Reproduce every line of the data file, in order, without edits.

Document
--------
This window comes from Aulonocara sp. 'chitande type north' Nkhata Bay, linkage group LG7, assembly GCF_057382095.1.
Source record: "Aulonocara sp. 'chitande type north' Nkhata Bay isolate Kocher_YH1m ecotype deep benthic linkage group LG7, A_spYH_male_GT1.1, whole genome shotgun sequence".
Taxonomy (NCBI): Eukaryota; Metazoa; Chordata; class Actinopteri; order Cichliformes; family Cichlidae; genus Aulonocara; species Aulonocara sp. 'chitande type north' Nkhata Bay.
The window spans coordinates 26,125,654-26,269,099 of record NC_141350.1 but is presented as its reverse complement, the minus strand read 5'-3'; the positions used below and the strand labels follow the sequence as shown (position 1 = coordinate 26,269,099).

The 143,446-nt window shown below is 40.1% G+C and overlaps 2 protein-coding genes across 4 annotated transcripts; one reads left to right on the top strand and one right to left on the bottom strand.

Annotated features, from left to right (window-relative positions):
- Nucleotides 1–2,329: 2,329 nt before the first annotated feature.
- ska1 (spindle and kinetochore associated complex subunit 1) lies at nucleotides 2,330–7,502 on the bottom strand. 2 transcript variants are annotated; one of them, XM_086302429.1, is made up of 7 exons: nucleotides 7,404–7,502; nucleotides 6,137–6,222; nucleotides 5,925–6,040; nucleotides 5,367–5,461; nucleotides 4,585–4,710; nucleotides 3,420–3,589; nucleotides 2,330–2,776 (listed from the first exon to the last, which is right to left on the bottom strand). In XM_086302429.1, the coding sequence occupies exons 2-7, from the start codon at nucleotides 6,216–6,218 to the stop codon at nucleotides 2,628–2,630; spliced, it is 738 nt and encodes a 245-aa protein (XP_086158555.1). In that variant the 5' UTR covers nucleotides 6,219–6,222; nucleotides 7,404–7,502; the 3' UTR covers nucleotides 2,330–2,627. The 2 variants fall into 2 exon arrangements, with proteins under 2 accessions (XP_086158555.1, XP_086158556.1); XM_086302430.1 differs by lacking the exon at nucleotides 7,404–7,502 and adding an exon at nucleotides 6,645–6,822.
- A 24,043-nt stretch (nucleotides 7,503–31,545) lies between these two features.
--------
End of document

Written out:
This window comes from Aulonocara sp. 'chitande type north' Nkhata Bay, linkage group LG7, assembly GCF_057382095.1.
Source record: "Aulonocara sp. 'chitande type north' Nkhata Bay isolate Kocher_YH1m ecotype deep benthic linkage group LG7, A_spYH_male_GT1.1, whole genome shotgun sequence".
Taxonomy (NCBI): Eukaryota; Metazoa; Chordata; class Actinopteri; order Cichliformes; family Cichlidae; genus Aulonocara; species Aulonocara sp. 'chitande type north' Nkhata Bay.
The window spans coordinates 26,125,654-26,269,099 of record NC_141350.1 but is presented as its reverse complement, the minus strand read 5'-3'; the positions used below and the strand labels follow the sequence as shown (position 1 = coordinate 26,269,099).

The 143,446-nt window shown below is 40.1% G+C and overlaps 2 protein-coding genes across 4 annotated transcripts; one reads left to right on the top strand and one right to left on the bottom strand.

Annotated features, from left to right (window-relative positions):
- Nucleotides 1–2,329: 2,329 nt before the first annotated feature.
- ska1 (spindle and kinetochore associated complex subunit 1) lies at nucleotides 2,330–7,502 on the bottom strand. 2 transcript variants are annotated; one of them, XM_086302429.1, is made up of 7 exons: nucleotides 7,404–7,502; nucleotides 6,137–6,222; nucleotides 5,925–6,040; nucleotides 5,367–5,461; nucleotides 4,585–4,710; nucleotides 3,420–3,589; nucleotides 2,330–2,776 (listed from the first exon to the last, which is right to left on the bottom strand). In XM_086302429.1, the coding sequence occupies exons 2-7, from the start codon at nucleotides 6,216–6,218 to the stop codon at nucleotides 2,628–2,630; spliced, it is 738 nt and encodes a 245-aa protein (XP_086158555.1). In that variant the 5' UTR covers nucleotides 6,219–6,222; nucleotides 7,404–7,502; the 3' UTR covers nucleotides 2,330–2,627. The 2 variants fall into 2 exon arrangements, with proteins under 2 accessions (XP_086158555.1, XP_086158556.1); XM_086302430.1 differs by lacking the exon at nucleotides 7,404–7,502 and adding an exon at nucleotides 6,645–6,822.
- A 24,043-nt stretch (nucleotides 7,503–31,545) lies between these two features.